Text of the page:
Kansas Republican Senator Pat Roberts retained his seat in a crucial race for his party as it clinched control of the U.S. Senate on Tuesday, with election returns showing the veteran lawmaker pulling ahead of challenger Greg Orman.
Republican Governor Sam Brownback, a former U.S. senator and presidential candidate, also won re-election despite a bruising campaign that focused on the fiscal problems that followed his tax cuts.
Orman conceded defeat in the Senate contest as Roberts led the independent businessman by 52 percent to 44 percent with more than 80 percent of the votes counted on Tuesday, securing Roberts' hold on a seat he first won in 1996.
In a victory speech, Roberts thanked Kansas voters for their support.
"We said ... the road to a Republican majority in the United States Senate led through Kansas, and we did it," Roberts said. "I don't think there is any question that the eyes of the nation were on Kansas."
Polls before the election showed Roberts, who barely won the Republican primary over a challenger backed by the conservative Tea Party movement, running neck and neck with political newcomer Orman.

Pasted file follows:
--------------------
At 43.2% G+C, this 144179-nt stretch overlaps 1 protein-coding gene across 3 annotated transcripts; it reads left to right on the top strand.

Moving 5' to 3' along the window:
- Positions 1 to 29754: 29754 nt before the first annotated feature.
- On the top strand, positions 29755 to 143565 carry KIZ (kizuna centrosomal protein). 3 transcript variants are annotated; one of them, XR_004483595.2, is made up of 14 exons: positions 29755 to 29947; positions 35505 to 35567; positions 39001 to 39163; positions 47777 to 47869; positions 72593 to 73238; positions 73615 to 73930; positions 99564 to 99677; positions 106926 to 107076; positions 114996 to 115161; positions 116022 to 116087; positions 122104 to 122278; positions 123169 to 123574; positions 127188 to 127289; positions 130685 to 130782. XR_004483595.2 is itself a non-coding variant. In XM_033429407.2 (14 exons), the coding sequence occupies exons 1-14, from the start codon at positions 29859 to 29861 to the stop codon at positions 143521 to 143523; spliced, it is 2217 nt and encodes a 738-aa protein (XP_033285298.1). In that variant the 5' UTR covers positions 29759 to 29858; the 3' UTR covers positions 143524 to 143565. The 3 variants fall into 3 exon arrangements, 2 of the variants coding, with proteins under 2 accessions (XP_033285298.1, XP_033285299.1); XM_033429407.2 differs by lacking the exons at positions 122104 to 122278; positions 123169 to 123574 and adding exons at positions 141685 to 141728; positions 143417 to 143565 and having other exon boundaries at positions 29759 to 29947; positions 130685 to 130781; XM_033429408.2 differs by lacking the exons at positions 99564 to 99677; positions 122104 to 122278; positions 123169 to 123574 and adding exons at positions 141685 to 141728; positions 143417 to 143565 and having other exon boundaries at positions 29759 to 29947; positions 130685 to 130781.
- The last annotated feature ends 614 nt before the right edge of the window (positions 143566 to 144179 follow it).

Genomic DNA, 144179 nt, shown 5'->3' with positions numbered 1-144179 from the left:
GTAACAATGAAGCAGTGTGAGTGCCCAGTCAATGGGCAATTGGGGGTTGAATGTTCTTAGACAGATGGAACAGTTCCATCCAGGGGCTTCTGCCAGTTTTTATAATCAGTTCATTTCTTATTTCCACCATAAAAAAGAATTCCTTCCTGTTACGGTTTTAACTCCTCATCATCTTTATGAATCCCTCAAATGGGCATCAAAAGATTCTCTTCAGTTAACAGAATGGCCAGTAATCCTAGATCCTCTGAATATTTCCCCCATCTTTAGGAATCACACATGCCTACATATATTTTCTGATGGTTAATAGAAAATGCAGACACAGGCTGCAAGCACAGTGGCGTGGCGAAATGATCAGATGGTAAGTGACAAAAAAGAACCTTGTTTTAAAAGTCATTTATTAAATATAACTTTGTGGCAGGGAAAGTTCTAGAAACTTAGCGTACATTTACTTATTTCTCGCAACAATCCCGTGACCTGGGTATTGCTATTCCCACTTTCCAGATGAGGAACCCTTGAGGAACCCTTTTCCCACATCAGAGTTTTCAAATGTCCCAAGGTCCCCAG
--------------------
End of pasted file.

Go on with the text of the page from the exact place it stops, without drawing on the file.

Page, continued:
"We knew that we were going to face tough competition," Orman said in a speech to supporters as he acknowledged the loss. But he hinted at a future run.
"This is not the end, it is the beginning," Orman said.
Kansas has elected only Republicans to the U.S. Senate since 1932. But Orman's candidacy soared after he painted Roberts as an out-of-touch contributor to political gridlock in Washington, and as the Democratic contender pulled out of the race in September.
Roberts countered Orman's rise in the polls by calling him a Democrat in disguise, citing his campaign contributions to top Democrats. His campaign also sent out a "voter alert" to more than 1 million Kansans on Saturday, attacking Orman for criticism he had made of former Kansas Republican Senator Bob Dole.
In the governor's race, Brownback defeated Democratic state Representative Paul Davis by 49 percent to 47 percent, according to preliminary results.
Davis' candidacy had gained support from many moderate Republicans after a drop in state revenue that coincided with steep income tax cuts engineered by Brownback. The cuts prompted Standard & Poor's to slash the Kansas bond rating in August and warn of a budget deficit next year.
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